Argentina's Peronists have swept back into power, electing Alberto Fernandez president in an election result that shifts the country firmly back toward the left amid an economic crisis.
Peronist had 47.79% of the vote, ahead of conservative incumbent Mauricio Macri's 40.71%, with more than 90% of ballots counted, putting the center-left challenger over the 45% threshold to avoid a runoff and win the election outright.
Macri conceded the race and congratulated Fernandez. He said he had invited Fernandez to the presidential palace on Monday to discuss an orderly transition, seen as essential for Argentina's shaky economy and markets.
Fernandez, speaking afterwards alongside running mate Cristina Fernandez de Kirchner, said he would meet Macri and collaborate with the outgoing leader "in any way we can".
"The times ahead are not easy," he told cheering supporters at his election party. "But of course we will collaborate in everything we can, because the only thing that concerns us is that Argentines stop suffering once and for all."
Raucous crowds cheered at Fernandez's election headquarters, with the mood far more muted across the city at Macri's election camp, even though his "Together for Change" coalition performed much more strongly than many polls had expected.
"This resounding victory in the first round is a very clear expression of the Argentine people," said Felipe Solaj, one of Fernandez's closest advisers with the "Front for All" party.
Fernandez had been the heavy favorite since winning a landslide victory in primaries in August. He extended that lead in pre-election opinion polls.
"Alberto has won it and I am super happy. We spent four very hard years," Paola Fiore, a 35-year-old public employee, told Reuters at Fernandez's election base. "The excitement and expectations we have are because we know that a government that thinks about the people is back."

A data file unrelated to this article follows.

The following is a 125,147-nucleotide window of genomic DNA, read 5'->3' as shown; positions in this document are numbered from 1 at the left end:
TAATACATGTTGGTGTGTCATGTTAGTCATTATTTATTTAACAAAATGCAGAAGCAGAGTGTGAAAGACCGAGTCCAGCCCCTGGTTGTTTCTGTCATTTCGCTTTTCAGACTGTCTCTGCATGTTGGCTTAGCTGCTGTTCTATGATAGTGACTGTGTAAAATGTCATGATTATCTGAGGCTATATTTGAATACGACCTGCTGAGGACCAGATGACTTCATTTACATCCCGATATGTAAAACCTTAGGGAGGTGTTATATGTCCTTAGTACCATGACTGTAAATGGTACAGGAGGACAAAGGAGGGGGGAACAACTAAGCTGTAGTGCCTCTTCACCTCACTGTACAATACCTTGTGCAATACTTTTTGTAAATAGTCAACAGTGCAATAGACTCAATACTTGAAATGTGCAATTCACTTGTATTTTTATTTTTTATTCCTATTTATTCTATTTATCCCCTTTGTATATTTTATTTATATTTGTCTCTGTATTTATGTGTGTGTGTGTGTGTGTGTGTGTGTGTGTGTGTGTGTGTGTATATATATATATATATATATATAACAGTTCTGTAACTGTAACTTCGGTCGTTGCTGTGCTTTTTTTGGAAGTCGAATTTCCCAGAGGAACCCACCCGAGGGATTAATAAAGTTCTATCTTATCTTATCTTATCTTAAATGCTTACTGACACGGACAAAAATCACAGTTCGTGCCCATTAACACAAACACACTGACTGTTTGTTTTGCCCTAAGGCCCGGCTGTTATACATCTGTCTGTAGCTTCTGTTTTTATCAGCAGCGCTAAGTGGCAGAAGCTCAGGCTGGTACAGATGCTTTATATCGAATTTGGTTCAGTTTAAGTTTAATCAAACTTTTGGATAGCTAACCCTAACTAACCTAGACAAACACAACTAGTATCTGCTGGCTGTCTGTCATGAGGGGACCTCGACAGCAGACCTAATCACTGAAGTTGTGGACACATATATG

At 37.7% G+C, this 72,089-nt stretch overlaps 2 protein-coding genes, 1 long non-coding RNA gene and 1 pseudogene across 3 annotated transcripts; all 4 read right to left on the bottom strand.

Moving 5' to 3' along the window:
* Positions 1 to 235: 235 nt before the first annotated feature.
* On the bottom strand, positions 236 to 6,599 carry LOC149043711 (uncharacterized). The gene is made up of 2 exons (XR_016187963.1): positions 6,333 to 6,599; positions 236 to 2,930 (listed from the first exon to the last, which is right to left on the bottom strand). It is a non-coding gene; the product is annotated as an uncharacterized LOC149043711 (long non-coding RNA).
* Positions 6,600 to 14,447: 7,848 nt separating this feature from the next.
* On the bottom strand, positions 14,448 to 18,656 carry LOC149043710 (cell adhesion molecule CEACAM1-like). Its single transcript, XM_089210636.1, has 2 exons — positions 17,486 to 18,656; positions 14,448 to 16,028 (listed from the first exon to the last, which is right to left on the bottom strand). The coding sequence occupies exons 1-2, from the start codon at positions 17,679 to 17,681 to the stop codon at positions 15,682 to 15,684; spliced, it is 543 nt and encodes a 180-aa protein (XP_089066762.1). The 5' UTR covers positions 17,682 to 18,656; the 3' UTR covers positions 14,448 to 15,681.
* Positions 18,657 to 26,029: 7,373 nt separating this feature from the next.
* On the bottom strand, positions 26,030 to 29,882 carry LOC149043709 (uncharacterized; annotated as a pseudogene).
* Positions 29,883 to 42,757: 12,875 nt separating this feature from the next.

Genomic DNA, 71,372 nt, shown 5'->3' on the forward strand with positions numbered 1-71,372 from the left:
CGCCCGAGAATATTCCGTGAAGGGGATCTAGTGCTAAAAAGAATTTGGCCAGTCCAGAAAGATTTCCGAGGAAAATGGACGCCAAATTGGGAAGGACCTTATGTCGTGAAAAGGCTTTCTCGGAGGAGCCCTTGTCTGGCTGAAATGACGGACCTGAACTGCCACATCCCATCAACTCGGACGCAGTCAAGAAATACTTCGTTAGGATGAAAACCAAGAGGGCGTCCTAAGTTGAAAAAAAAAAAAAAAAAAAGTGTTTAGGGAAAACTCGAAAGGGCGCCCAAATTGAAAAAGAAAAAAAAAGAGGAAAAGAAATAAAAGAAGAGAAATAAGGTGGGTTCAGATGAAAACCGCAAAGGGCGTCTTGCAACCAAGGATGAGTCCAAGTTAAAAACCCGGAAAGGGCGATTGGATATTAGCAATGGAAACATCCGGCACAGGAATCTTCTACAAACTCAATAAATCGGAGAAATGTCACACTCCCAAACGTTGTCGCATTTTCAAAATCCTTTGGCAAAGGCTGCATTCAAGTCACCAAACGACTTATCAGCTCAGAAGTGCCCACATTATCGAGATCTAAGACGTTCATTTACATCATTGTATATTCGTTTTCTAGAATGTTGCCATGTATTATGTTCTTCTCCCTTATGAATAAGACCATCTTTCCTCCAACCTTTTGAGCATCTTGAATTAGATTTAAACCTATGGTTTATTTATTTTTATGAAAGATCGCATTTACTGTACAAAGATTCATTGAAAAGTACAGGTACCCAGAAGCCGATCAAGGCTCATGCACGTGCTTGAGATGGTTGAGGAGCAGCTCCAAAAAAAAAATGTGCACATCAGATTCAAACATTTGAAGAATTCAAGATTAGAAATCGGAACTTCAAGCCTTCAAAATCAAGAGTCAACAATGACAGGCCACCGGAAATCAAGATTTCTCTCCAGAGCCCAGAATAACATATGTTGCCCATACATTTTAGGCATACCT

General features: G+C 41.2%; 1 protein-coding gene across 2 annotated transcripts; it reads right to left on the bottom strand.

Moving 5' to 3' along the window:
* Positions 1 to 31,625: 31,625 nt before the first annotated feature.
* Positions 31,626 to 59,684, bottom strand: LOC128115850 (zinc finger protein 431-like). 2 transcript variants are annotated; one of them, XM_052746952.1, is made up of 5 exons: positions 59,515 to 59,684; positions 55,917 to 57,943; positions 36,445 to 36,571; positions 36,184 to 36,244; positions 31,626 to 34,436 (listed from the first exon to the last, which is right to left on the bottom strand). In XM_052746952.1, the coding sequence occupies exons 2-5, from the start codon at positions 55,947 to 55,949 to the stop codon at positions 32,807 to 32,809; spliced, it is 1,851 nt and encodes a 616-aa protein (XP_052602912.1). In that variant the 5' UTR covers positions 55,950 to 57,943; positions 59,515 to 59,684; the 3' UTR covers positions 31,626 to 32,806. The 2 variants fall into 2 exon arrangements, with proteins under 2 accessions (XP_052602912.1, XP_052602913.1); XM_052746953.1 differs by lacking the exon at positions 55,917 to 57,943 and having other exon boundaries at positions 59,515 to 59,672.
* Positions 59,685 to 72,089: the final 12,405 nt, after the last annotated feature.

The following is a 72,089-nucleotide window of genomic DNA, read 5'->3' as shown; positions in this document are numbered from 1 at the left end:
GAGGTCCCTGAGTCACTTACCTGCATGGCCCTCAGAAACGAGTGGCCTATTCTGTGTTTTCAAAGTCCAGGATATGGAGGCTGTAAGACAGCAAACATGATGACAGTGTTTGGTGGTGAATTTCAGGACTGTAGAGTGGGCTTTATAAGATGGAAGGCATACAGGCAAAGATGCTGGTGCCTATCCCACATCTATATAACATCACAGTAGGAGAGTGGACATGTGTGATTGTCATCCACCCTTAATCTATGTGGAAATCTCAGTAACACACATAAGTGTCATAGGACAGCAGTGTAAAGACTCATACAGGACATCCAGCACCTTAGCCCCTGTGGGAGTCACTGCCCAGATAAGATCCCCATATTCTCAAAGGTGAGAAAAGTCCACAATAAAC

The vote will have far-reaching implications. Argentina is one of the world's top grain exporters, is stirring the energy world with its huge Vaca Muerta shale field and is on the cusp of restructuring talks with creditors over $100 billion in debt.
Latin America's third-largest economy has been in the grip of recession for most of the past year, with the outlook for growth darkening, annual inflation above 50%, job numbers down and poverty up sharply.
Macri won backers with plans to reform Argentina's notoriously closed economy with trade deals and a successful push to lure foreign investment into energy projects and infrastructure.
However, his reform plans were badly hit in 2018 when a currency and debt crisis forced him to strike a deal with the International Monetary Fund for an eventual $57 billion to help Argentina pay its bills.